Strathmore paper you use 400 grade or 500, Strathmore 500, Strathmore 400. It’s Bristol and you
use a vellum surface. That’s moderately textured. There is plate finish which is hot press.
It’s slick as glass. You don’t want to use that because that paper has been
pressed so hard under the heat it’s sealed off. It doesn’t accept the pigments.
It's good for ink and marker, things like that, or for very light pencil.
We’re going to work in a deep value range like a Rembrandt or a Caravaggio.
We need a good quality paper that will hold the pigment.
The plate finish will resist that pigment. It won’t bond into it.
So you need something where it will imbed down in. If you use plate it won’t work.
Kid finish is a much rougher texture, well, much rougher than plate. It’s a rougher
texture, and it’s a little harder to cover that texture. That texture can get in the
way of the gradations. It works. I use it from time to time. The vellum finish is in
between the two. It’ll take all the value. It’s not so textured, so you’re not going
to get that problem of resisting the rendering.
That’s the way we’re going to go here, in these kinds of drawings.
One of the earlier classes I did the Strathmore. In this case, we’re going to use Lana paper,
and it happens to be the 120 lb paper. You can use a 90 lb; it doesn’t matter too much.
It almost looks like a watercolor paper or an etching paper. It’s got a spongy-soft
quality to it, but it’s touch as heck in terms of working it. You can really abuse it.
This style is abusive. You’re putting a lot of chalk, scrubbing in. You’re rubbing
it with paper towels and fingers. You’re scrubbing it in. You’re taking erasers to
it, scrubbing it off. It takes a lot of abuse, so if it’s a cheap paper you can’t do
it in newsprint. It won’t work. You need a good quality paper.
That’s what we’ve got today, the Lana paper.
Let’s get started with our little head adventure here.
I’m going to use this, and all I’m going to do is take some of my alpha chalk and just it scrub it.
I’m just getting some charcoal powder there, and
I’m going to use that. I can draw with my Conté,
but sometimes it’ll score and that line will stay,
and then you’ll fight it through the rendering. You have to move things around.
I’ll use this, and you get this light kind of pencil line type of thing. It
works better. It’s just touching the surface. It’s not scoring the surface. So we’ll
use that and do our little head here. I’ll scoot it over a little bit more.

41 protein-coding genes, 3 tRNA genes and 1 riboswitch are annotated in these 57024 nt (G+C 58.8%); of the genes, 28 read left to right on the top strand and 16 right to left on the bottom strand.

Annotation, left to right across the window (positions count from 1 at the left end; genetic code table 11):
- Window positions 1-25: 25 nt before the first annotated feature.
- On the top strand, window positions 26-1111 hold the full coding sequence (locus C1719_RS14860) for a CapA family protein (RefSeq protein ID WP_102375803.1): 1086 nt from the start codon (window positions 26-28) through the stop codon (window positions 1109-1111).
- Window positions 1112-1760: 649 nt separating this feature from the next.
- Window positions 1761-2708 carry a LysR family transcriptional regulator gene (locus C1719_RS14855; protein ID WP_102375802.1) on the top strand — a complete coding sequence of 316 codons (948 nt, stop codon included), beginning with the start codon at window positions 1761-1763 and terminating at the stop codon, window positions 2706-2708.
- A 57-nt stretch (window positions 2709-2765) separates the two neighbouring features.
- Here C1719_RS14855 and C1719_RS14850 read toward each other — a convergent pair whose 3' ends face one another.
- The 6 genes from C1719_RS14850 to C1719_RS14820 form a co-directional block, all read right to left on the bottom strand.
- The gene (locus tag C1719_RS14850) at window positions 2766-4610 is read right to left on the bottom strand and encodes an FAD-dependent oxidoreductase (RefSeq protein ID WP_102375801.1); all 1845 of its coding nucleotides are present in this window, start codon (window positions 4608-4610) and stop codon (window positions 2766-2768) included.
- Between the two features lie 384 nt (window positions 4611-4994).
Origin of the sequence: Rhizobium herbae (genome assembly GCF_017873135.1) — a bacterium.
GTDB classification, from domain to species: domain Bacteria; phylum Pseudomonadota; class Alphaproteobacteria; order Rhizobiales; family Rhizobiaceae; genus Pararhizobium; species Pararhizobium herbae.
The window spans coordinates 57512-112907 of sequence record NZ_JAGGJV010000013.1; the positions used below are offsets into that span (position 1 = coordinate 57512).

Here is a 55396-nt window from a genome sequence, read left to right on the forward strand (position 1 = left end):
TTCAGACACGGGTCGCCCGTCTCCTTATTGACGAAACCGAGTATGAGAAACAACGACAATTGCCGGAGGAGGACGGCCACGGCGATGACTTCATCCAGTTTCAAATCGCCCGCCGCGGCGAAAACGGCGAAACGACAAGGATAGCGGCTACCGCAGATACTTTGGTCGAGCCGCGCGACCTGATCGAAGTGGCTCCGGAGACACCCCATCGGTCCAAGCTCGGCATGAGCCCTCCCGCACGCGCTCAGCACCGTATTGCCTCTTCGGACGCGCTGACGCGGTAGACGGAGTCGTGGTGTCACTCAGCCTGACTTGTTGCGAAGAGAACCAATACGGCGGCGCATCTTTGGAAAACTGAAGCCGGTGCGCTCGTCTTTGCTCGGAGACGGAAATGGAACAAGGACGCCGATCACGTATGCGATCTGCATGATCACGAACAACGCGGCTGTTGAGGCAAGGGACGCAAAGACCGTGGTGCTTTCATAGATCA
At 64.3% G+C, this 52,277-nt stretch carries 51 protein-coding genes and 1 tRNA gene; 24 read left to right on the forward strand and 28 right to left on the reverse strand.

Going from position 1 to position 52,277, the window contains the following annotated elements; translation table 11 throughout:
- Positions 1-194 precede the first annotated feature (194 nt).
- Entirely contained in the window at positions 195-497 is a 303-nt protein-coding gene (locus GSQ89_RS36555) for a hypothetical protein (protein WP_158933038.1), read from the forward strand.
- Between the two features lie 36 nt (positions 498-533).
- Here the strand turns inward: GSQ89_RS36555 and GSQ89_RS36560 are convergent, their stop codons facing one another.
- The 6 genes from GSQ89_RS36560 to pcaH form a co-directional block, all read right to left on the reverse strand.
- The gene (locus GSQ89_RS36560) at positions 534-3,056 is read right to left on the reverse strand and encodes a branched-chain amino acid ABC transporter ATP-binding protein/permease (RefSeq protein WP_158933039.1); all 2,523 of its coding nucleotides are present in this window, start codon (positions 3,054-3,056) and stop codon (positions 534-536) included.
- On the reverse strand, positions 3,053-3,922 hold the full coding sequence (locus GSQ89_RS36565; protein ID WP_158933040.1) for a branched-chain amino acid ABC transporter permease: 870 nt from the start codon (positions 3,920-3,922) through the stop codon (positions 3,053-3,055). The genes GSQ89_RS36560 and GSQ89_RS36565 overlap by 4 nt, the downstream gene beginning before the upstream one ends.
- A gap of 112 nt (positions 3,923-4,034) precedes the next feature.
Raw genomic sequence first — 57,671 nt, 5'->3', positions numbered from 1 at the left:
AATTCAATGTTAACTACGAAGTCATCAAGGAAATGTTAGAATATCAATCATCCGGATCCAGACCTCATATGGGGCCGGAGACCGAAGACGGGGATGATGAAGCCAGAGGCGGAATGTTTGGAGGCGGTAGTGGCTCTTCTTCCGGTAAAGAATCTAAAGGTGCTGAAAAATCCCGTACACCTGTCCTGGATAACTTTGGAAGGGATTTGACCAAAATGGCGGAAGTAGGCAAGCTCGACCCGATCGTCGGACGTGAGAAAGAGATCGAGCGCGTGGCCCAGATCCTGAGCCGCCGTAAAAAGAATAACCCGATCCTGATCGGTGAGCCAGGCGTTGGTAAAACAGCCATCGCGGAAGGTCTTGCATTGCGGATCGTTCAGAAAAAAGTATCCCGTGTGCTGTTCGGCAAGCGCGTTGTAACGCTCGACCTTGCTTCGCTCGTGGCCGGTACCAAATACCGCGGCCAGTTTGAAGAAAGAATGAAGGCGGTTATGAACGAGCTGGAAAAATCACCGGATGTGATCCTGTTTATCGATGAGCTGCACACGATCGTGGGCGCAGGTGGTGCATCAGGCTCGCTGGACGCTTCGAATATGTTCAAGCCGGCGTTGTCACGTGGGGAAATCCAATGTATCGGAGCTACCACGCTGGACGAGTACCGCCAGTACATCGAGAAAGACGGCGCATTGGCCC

I’m in a three-quarter view on this head. Her head is slightly above lifting up from me.
I’m going to exaggerate that. Whatever is going on in position and character, ideas,
overdo it a little bit. Because what’ll happen is then you’ll do the arching eyebrows
that go up and down and the hairline that goes up and down or zigzags back and forth.
You’ll add the sloping jaw line underneath, and it will slightly soften your perspective usually.
Usually when we add detail it softens that initial idea and sometimes disrupts it
and gets in the way of us feeling that original idea.
So overdo it. Push it a little bit farther.
You can use a little pencil to do this. That would be absolutely fine.
All the time when I do these kind of more finished, more rendered ideas of painting
demo, a careful drawing demo—and by the way, this technique is a great transition
into painting if you’re the type that’s a more natural draftsman and struggles with
paint and color and that kind of stuff, which was where I was at when I started. I was a
draftsman who learned how to draw. This is a great transition in because you’re working
in full value. You’re learning to create gradations. You’re training the eye to see
the reality of things. Until you really spend several hours rendering something, you don’t
really see it oftentimes. Let me move my reference just a little bit. So this allows you to really
spend some time and understand the form and the relationships of values and all that stuff
in a careful way. Then that takes you more naturally into paint.
When I start painting, when I’m teaching beginning painting I like to start in black and white anyways
so you can take color out of the mix. Color is not one more problem to solve.
It's a problem you can solve later when you’ve built up some confidence in what you’re doing.
If your values are right, the colors will follow a little more naturally.
So that’s good enough for now. We’ve got everything laid in decently and roughly.
You can see one, two, three places where the ear might be, a couple places where the eyebrow
might be. That’s fine. I want to let it just build out of that. You might be much
more comfortable, you probably are, frankly, doing a very careful lay-in. I prefer to let
the process dictate the proportions as I draw. What you’ll probably find when you render,
you know, you’ll lay in this eye, let’s eye and all this other stuff, all the features
carefully. Then you start rendering and it gets a little bigger. Or sometimes it gets